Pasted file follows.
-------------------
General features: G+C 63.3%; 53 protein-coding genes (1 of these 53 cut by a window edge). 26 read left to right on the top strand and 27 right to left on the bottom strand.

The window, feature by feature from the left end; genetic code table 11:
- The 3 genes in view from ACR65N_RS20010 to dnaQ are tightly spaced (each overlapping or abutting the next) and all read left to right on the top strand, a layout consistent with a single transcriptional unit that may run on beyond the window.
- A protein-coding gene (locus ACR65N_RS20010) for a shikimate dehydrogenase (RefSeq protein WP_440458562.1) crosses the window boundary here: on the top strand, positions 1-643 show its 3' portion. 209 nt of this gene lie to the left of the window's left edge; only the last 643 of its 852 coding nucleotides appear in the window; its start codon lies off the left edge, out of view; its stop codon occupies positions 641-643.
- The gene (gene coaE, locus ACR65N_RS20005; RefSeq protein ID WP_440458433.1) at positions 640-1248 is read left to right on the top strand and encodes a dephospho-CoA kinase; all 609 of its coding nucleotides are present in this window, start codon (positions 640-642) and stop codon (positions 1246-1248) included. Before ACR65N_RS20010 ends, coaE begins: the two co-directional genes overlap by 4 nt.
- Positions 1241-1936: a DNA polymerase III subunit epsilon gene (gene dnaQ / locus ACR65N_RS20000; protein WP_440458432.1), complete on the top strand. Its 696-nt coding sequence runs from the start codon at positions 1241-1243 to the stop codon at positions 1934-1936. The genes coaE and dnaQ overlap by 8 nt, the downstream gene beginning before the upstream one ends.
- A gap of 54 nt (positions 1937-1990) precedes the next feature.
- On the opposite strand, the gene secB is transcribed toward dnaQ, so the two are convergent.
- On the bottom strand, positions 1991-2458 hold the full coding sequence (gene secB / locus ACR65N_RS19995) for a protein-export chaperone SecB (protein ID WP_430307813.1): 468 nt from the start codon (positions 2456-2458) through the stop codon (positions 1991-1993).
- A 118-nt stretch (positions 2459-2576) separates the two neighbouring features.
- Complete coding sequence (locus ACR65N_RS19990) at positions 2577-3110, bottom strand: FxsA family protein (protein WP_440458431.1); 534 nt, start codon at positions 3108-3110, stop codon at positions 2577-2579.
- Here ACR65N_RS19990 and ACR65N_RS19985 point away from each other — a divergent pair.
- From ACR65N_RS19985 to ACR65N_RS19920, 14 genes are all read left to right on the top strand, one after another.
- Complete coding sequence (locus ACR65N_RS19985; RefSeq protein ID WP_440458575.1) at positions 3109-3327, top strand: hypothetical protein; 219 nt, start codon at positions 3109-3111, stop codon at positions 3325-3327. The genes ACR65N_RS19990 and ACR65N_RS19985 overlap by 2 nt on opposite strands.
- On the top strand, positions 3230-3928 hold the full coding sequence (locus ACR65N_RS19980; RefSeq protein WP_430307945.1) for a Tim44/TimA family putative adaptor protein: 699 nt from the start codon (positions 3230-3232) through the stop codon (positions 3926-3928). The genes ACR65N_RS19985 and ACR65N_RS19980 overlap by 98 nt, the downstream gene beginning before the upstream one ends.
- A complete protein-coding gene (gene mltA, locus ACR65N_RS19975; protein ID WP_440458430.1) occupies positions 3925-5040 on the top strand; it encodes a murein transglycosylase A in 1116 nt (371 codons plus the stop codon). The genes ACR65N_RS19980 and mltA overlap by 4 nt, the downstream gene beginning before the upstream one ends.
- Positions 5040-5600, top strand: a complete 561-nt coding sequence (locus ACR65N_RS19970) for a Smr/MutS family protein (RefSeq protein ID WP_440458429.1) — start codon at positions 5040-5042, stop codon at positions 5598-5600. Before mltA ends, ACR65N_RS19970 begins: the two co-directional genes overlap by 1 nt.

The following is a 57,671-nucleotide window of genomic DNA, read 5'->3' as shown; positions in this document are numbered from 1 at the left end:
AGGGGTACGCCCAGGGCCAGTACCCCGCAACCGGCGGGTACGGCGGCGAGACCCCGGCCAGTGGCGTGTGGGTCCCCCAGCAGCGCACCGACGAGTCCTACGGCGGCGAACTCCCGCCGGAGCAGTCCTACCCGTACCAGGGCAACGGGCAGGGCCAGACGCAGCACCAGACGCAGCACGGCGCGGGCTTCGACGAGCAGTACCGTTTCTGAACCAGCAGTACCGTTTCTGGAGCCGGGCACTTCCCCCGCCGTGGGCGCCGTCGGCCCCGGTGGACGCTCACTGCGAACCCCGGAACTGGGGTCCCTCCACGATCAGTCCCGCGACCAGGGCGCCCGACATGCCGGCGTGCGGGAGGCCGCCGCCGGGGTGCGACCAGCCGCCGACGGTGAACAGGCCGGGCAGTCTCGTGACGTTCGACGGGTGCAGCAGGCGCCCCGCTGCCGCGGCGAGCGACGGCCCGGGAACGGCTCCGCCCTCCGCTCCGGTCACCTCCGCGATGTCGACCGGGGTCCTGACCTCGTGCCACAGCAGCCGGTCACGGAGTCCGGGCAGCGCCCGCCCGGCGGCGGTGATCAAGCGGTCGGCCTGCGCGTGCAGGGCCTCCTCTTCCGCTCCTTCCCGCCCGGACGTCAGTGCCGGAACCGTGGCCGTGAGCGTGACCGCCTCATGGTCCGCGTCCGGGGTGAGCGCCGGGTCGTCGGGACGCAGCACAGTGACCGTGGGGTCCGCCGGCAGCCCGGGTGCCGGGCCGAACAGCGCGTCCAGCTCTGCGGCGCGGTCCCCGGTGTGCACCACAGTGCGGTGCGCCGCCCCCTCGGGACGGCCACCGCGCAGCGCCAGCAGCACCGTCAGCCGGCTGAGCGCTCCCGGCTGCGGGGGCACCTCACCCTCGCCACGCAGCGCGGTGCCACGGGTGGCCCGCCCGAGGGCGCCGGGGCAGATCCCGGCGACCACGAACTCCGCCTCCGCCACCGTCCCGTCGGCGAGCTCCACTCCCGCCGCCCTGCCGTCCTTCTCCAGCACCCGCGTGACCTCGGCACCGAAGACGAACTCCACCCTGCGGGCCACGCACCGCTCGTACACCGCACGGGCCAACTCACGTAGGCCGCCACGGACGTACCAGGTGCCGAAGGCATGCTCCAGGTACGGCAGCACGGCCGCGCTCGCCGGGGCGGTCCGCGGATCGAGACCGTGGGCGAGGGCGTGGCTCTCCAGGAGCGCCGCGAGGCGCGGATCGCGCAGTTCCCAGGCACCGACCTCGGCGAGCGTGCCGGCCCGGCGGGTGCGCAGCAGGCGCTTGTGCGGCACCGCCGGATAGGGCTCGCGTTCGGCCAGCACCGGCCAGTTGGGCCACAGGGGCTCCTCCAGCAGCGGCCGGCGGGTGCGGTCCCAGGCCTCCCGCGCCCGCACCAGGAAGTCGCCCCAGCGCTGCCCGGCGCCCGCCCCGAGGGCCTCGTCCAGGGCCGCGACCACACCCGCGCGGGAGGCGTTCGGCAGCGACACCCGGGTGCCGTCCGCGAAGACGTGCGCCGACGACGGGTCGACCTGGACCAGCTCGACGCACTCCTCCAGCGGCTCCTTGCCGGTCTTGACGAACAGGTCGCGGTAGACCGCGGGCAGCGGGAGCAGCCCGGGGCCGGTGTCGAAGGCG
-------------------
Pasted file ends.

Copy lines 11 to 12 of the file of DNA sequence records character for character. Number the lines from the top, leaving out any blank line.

- Complete coding sequence (locus ACR65N_RS19990) at positions 2577-3110, bottom strand: FxsA family protein (protein WP_440458431.1); 534 nt, start codon at positions 3108-3110, stop codon at positions 2577-2579.
- Here ACR65N_RS19990 and ACR65N_RS19985 point away from each other — a divergent pair.